The prevalence of human allergy to pet danders has increased rapidly over the past six decades, as a consequence of lifestyle changes that have enhanced ambient exposure to pet allergens. This is a problem of global public health importance, as the morbidity associated with allergic diseases disproportionately affects socio-economically disadvantaged populations, particularly children. Although the public often seeks advice from veterinary health-care professionals regarding healthy pet ownership practices, including strategies for reducing residential pet dander exposure, many misconceptions persist in the public domain regarding pet dander allergy, such as the belief that certain dog and cat breeds are 'hypoallergenic' due to their hair/coat type. This review considers the epidemiology of human exposure to the major cat and dog dander allergens, Fel d 1 and Can f 1 respectively, and the sensitization mechanisms to them, including the hygiene hypothesis and the putative role of bacterial endotoxin. The literature regarding primary and secondary exposures in different ambient environments is explored including threshold effects that influence allergen sensitization and elicitation of symptoms, and environmental intervention strategies that seek to reduce allergen exposure. Pet-specific factors, including the aetiopathogenesis of the several cat and dog allergens that have been characterized to the molecular level, individual animal characteristics that influence Fel d 1 and Can f 1 shedding, and pet-directed interventions intended to reduce allergen dispersal, are discussed.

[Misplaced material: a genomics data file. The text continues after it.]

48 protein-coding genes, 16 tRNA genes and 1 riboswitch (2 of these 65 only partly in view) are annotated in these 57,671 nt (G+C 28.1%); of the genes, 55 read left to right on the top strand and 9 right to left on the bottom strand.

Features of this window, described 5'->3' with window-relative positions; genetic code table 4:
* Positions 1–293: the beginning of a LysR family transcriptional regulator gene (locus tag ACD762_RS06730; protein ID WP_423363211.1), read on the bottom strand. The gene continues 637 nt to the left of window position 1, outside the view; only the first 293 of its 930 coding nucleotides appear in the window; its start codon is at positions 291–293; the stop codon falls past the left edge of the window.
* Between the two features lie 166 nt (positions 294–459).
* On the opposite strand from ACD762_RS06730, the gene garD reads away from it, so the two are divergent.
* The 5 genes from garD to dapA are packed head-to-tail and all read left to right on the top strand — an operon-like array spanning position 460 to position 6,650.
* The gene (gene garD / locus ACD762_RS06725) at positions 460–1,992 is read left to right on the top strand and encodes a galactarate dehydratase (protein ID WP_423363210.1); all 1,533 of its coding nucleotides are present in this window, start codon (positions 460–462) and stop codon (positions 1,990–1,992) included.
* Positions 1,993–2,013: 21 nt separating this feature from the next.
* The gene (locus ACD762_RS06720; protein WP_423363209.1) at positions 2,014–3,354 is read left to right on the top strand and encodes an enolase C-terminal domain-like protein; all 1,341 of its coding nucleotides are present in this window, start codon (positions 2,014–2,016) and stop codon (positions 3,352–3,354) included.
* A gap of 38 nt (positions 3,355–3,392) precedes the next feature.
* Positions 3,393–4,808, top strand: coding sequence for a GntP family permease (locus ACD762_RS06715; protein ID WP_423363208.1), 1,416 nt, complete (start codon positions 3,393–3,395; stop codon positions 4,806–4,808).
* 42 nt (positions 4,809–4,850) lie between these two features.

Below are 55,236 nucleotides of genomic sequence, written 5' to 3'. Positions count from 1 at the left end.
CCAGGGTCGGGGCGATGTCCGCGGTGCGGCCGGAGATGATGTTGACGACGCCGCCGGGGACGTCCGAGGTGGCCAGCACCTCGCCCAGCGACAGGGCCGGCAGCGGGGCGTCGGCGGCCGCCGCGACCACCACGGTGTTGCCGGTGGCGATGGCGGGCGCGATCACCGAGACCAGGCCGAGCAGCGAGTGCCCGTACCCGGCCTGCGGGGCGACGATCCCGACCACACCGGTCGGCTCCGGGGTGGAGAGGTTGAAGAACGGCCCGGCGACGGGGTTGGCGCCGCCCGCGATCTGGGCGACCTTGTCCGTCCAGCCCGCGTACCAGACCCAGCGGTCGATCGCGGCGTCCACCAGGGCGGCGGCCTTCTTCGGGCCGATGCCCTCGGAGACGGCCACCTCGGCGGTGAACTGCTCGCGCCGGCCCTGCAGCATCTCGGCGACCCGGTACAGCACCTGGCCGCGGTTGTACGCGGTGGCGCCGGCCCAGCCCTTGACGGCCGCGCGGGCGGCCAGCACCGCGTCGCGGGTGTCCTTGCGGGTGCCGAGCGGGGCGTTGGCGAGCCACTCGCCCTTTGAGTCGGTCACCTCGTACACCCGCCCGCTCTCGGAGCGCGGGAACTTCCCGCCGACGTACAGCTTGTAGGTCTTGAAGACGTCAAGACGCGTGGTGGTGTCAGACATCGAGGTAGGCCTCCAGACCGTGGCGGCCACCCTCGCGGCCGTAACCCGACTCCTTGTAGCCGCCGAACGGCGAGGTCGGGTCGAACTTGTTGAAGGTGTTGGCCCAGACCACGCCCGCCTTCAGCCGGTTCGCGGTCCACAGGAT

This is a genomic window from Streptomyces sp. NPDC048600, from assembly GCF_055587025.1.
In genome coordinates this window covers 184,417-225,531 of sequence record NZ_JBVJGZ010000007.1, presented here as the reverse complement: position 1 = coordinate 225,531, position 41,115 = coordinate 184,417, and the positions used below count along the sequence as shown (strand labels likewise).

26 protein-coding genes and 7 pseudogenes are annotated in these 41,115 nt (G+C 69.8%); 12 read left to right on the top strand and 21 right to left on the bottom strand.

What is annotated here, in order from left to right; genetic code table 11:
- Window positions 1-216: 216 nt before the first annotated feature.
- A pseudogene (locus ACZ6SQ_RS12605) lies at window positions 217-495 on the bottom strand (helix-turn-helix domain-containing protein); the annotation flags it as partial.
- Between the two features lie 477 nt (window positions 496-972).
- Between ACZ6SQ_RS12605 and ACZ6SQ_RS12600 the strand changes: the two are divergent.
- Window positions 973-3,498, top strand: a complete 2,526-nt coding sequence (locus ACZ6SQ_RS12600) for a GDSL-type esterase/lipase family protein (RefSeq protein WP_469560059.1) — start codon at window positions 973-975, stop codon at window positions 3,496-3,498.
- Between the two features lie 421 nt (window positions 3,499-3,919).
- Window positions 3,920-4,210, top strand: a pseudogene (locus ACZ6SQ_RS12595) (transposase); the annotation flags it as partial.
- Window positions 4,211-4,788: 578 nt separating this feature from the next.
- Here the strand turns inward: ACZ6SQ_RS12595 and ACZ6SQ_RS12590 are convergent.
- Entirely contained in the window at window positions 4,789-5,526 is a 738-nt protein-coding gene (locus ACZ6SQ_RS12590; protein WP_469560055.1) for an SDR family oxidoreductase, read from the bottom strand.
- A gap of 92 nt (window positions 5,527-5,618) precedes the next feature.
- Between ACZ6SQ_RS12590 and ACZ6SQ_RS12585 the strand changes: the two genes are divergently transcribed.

© 2010 The Author. Journal compilation © 2010 ESVD and ACVD.